Putterham School History
by Holly Hartman
Holly Hartman is a writer and editor specializing in history. She has been a trustee of the Brookline Historical Society since 2003. This article was first published in Our Town Brookline magazine in 2007 and appears here with the permission of its publisher and the author.

In 1768, when Putterham School opened, its first students were British subjects. That autumn, British troops arrived in the colony, heightening tensions that led to the Boston Massacre less than two years later. "Current events become history in this school," says Elln Hagney, curator of Putterham School. "When George Washington was fighting at Dorchester Heights, there were kids learning in this classroom. When Lincoln was signing the Emancipation Proclamation, kids here were studying it as a current event." When the one-room school closed in 1922 - more than 150 years later - its 15 students may have been discussing the aftermath of World War I, or how American women had finally won the vote.

Visitors flock to Putterham School, September 2006.
Photo by Jean Stringham.

Last year, about 1,000 visitors explored the small wooden schoolhouse, thanks to regularly scheduled tours by the Brookline Historical Society. "People were so excited to see it open," Hagney says. "It was incredible to see people connect immediately with that building." Hagney believes that visitors connect with "a common experience - we all had to go to school... You walk into this school and you're put in a time and a place. You smell it, you feel it. It appeals to the senses."

The familiar set-up of Putterham School, with its neat rows of sun-splashed desks, reflects an era of innovation. By the mid-1800s, educators such as Horace Mann, secretary of the Massachusetts Board of Education, had enlightened the public about the importance of schoolchildren having access to sunlight, fresh air, and individual workspaces. In 1854, a Brookline committee warned that at Putterham School, "the ceiling is so low, and the building so ill-ventilated, that it is unhealthy" for students, who sat on "uneasy plank structures" rather than at desks. The following year, the town raised the ceiling 18 inches, enlarged the windows, and brought in desks and chairs. Twenty-nine children were then enrolled.

By the late 1800s, the modest schoolhouse was becoming a relic of suburban Brookline's agricultural past. The Brookline school superintendent's 1895 report called the school "a connecting link between the present day of wealth and progress and the primitive days of simplicity and poverty." The application of fresh canvas wallpaper soon afterward resulted in an unintentional bit of preservation - a chalkboard lesson by Miss Mary Elizabeth Hyde, dated October 18, 1897. Uncovered more than half a century later, the lesson is now one of the evocative artifacts at Putterham that, in Hagney's words, help visitors "lift the veil of history" and "immerse themselves" in the past.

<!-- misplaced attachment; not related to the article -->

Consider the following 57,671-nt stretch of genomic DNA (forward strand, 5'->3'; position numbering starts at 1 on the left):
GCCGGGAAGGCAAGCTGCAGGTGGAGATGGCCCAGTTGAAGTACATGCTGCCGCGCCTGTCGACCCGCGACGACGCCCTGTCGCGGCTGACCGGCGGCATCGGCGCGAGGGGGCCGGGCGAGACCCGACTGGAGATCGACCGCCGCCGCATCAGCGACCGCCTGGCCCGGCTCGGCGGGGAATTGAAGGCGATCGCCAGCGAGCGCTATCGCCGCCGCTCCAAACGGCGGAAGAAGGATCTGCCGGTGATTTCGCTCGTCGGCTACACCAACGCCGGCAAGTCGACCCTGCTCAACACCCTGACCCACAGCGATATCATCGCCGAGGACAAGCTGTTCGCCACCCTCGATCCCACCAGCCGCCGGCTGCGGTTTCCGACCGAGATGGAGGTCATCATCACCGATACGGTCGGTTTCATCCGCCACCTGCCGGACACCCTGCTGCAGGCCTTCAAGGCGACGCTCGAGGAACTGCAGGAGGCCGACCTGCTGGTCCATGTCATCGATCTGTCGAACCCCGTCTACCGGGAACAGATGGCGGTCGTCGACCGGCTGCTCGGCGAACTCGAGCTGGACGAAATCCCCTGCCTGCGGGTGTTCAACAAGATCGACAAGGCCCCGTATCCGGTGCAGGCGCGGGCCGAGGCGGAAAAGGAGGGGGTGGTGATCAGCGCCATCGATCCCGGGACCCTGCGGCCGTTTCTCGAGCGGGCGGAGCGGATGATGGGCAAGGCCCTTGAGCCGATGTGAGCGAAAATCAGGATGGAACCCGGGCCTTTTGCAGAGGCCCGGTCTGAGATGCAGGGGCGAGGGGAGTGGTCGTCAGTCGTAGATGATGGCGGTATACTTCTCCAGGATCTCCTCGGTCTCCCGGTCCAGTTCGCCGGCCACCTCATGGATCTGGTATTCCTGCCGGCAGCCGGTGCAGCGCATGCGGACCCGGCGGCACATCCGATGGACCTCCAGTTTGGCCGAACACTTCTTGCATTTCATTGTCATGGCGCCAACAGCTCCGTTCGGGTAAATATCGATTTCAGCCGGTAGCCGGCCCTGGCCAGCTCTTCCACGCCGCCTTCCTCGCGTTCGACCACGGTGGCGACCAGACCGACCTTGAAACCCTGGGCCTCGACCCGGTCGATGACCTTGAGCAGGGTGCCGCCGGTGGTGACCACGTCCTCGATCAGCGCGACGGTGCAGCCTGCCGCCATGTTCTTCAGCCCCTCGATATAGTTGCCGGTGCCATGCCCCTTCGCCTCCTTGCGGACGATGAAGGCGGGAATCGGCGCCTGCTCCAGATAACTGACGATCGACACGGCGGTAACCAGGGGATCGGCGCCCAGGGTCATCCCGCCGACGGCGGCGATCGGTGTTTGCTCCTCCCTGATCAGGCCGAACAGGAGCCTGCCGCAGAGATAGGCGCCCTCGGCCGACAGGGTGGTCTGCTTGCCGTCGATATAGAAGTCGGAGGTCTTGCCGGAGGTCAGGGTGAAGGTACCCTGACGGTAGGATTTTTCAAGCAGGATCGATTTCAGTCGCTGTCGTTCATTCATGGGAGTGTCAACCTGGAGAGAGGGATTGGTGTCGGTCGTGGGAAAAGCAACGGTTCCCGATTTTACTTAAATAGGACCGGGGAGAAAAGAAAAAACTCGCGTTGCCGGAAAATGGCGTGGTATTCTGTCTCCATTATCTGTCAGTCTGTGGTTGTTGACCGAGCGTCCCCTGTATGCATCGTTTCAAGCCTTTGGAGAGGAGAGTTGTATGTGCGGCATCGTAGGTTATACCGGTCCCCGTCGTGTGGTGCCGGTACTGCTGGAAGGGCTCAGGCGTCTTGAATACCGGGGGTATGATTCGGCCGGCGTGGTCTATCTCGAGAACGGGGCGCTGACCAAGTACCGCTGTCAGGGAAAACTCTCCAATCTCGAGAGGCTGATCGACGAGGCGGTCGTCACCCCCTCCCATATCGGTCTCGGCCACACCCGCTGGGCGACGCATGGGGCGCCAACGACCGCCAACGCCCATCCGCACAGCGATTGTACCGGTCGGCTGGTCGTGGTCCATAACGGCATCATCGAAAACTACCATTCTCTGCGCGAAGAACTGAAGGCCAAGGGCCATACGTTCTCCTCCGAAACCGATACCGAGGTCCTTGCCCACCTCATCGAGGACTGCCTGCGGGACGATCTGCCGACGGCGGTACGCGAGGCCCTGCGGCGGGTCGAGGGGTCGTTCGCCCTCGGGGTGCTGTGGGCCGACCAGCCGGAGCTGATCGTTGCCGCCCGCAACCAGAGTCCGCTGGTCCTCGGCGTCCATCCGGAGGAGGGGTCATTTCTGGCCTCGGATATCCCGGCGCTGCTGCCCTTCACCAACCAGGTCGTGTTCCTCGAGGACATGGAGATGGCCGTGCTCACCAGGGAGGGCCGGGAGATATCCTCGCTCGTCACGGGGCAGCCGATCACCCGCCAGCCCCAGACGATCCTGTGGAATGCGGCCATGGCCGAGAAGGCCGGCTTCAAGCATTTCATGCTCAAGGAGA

Thomasa Hagney sits at a Putterham School desk. She is the daughter of the curator, Elln Hagney.

Those who wonder what life was like at Putterham have a rich source: a former student of Miss Hyde, Florence Palmer Peabody, who in 1959 wrote an article titled, "When I Went to School." Peabody described her years at Putterham as "some of the happiest and most worthwhile" of her education. In her memory, nearly two dozen children "worked and played together as one big, happy family" at the one-room school. Peabody recalled the school's barrel stove and woodshed, outdoor privies, bucket of drinking water, and rustic hooks on which children hung their coats. Despite these simple facilities, Peabody experienced Putterham as "a most cosmopolitan school, four or five nationalities being represented in its membership (most of the parents being recent immigrants to this country)."

One such child of immigrants was Putterham's best-known alumnus, golf champion Francis Ouimet, who attended the school from 1900 to 1906. During this time he began caddying at the nearby Country Club. On that same course, Ouimet - a self-taught American amateur in a sport dominated by wealthy British pros - later turned the golf world upside down by winning the 1913 U.S. Open.

In 1966, the Brookline Board of Selectmen and the Brookline Historical Society had the disused schoolhouse moved from its original location, near the intersection of Newton and Grove Streets, to Lars Anderson Park. It became part of what Hagney calls "a cultural complex within town," which includes the auto museum, the ice skating rink, and the park itself. Today Putterham School rests on a fieldstone foundation alongside a low, wooded hill, just as it did at its original site.

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